• Jiji


A health ministry panel has postponed a decision on whether to approve the use of influenza drug Avigan as a treatment for COVID-19, citing difficulty in determining the drug’s effectiveness with currently available data.

The Pharmaceutical Affairs and Food Sanitation Council will examine Avigan’s effectiveness again early next year, or later, if Fujifilm Toyama Chemical Co., a Fujifilm Holdings Corp. subsidiary that developed the drug, submits additional data from its ongoing clinical tests.

The panel decided to postpone its decision on Avigan at a working group session held Monday.

Avigan, which has been approved in Japan as an antiflu drug, is believed to be effective in curbing the growth of COVID-19.

In October, Fujifilm Toyama Chemical, based in Tokyo, applied for approval of Avigan as a treatment for COVID-19, saying the drug was found through clinical tests to be effective in shortening the time required for patients to produce negative results in polymerase chain reaction (PCR) tests for the novel coronavirus by 2.8 days.

The health ministry is postponing approval of the influenza drug Avigan as a treatment for COVID-19. | REUTERS / VIA KYODO
The health ministry is postponing approval of the influenza drug Avigan as a treatment for COVID-19. | REUTERS / VIA KYODO

If approved, Avigan would be the third COVID-19 treatment available in Japan, following remdesivir and dexamethasone.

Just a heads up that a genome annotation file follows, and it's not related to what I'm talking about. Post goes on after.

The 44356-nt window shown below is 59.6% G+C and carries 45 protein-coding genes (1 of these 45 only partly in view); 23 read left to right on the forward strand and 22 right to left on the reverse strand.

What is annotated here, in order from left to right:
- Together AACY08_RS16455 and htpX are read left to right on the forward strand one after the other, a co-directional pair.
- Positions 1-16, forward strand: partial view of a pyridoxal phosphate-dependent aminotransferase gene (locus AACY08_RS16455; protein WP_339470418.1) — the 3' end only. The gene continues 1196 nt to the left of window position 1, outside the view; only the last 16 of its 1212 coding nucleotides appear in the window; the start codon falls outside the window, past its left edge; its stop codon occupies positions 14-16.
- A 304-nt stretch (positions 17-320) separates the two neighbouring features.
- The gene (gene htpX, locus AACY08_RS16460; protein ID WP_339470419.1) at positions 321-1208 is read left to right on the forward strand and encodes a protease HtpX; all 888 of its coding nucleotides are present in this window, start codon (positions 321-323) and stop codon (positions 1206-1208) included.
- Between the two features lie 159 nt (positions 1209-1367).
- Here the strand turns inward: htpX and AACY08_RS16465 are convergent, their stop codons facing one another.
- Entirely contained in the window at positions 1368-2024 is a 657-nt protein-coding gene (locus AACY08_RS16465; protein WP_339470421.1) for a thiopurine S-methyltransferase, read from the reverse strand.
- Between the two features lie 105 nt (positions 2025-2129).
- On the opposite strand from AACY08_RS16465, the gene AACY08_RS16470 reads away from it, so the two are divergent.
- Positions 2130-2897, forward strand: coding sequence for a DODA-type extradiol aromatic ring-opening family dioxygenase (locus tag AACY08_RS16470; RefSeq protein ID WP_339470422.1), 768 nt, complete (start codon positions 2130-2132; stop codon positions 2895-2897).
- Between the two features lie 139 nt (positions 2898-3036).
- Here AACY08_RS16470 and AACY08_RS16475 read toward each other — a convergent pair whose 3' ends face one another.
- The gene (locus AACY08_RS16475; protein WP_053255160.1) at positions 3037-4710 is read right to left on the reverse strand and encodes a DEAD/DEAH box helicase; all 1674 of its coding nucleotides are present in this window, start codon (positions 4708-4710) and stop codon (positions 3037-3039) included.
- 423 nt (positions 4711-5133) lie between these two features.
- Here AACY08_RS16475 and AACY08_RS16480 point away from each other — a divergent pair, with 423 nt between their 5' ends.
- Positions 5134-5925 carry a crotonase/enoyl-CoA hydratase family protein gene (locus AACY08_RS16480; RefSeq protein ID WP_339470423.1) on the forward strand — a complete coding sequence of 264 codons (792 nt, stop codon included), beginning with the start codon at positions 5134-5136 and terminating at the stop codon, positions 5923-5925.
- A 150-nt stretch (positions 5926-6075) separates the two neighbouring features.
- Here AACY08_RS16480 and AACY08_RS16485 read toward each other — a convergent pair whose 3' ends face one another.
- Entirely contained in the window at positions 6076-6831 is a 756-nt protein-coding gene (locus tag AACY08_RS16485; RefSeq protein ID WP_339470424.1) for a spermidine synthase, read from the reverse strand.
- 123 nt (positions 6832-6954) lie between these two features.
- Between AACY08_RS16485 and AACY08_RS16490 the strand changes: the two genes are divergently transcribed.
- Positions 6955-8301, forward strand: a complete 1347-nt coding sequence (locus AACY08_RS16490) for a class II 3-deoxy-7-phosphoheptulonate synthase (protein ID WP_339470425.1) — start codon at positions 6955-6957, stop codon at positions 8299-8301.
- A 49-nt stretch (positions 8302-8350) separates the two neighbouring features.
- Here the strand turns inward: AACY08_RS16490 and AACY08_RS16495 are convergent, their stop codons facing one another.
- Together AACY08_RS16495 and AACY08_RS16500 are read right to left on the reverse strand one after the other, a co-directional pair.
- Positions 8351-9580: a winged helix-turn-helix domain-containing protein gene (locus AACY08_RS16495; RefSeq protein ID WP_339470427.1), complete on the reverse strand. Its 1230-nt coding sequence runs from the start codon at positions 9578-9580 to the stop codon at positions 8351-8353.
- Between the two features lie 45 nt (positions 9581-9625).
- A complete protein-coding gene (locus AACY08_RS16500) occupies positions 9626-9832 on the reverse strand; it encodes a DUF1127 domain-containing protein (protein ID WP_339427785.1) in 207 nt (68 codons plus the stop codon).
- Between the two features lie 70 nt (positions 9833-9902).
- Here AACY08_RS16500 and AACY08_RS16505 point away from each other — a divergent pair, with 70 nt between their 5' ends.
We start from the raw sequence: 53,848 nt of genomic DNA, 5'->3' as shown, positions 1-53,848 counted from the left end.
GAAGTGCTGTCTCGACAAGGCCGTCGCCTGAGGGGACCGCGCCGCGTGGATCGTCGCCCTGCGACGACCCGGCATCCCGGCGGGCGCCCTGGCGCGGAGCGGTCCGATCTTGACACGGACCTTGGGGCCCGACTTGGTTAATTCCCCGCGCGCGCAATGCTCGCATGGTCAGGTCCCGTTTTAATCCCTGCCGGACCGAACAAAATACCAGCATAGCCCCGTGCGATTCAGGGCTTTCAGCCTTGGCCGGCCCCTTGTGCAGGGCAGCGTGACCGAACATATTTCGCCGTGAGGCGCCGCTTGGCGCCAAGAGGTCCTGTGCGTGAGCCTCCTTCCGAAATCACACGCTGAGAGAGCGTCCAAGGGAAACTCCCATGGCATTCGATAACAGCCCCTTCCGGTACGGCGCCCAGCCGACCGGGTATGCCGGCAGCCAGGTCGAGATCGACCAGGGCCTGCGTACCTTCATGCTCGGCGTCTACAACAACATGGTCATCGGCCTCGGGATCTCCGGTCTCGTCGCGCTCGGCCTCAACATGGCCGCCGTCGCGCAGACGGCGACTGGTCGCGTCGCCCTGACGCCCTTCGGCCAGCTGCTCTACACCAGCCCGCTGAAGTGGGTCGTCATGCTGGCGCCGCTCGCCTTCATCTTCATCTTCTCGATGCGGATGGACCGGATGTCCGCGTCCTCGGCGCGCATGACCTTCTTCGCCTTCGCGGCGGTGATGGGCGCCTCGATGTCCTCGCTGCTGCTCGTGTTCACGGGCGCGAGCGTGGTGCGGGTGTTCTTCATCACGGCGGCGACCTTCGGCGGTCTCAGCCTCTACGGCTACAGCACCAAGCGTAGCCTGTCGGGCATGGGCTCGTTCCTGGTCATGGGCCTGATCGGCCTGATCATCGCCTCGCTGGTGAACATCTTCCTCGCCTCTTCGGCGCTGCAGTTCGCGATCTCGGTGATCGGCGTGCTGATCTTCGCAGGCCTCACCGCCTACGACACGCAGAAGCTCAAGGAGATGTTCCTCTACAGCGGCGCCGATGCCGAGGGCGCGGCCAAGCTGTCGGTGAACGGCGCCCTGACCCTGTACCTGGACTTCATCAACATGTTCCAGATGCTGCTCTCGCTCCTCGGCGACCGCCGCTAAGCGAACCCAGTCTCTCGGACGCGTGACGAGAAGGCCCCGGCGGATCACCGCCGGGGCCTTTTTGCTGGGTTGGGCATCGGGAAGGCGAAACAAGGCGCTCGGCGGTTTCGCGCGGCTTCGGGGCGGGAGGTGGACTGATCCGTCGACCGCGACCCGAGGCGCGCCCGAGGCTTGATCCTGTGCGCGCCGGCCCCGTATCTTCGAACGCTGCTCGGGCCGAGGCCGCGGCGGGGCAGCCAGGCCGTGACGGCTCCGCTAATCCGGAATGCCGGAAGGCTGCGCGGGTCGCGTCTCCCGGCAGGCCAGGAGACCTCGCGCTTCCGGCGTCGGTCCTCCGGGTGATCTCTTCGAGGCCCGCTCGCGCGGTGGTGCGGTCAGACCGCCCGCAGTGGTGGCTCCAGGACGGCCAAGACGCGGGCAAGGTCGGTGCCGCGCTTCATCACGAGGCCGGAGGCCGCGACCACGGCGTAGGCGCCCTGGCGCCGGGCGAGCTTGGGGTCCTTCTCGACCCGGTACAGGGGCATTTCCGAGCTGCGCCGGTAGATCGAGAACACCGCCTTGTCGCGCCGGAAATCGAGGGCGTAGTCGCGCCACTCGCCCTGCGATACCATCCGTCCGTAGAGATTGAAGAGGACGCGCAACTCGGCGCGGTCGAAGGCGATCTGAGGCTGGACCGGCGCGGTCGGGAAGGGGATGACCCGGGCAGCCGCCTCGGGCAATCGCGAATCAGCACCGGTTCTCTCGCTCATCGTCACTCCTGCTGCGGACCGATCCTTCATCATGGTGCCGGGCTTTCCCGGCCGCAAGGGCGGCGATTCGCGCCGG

According to the health ministry, in the clinical tests conducted by Fujifilm Toyama Chemical, doctors knew whether patients were given Avigan or a placebo.

The panel decided to continue its deliberations on Avigan after discussing at Monday’s meeting the suggestion that the results of Fujifilm Toyama Chemical’s clinical tests were not strong enough to support efficacy of the drug, compared to tests in which both doctors and patients are unaware of whether patients are given an actual drug or a placebo.

Avigan has already been used for treatment of COVID-19 patients who agreed to be part of an observational study, but it cannot be administered to pregnant women as some animal studies have pointed to a risk of it causing fetal malformation.

Former Prime Minister Shinzo Abe, who stepped down in September, initially sought to have Avigan approved as a domestically developed COVID-19 drug in May, but the government gave up on the plan as it took longer than expected to confirm effectiveness of the drug in clinical studies.

“It’s very regrettable that the examination of the drug was extended,” Fujifilm Holdings and Fujifilm Toyama Chemical said in a statement Monday. “We’ll discuss our responses with the health ministry and others to realize an early approval.”

The companies said Avigan has been used for treatment of over 10,000 COVID-19 patients under the observational study.

In a time of both misinformation and too much information, quality journalism is more crucial than ever.
By subscribing, you can help us get the story right.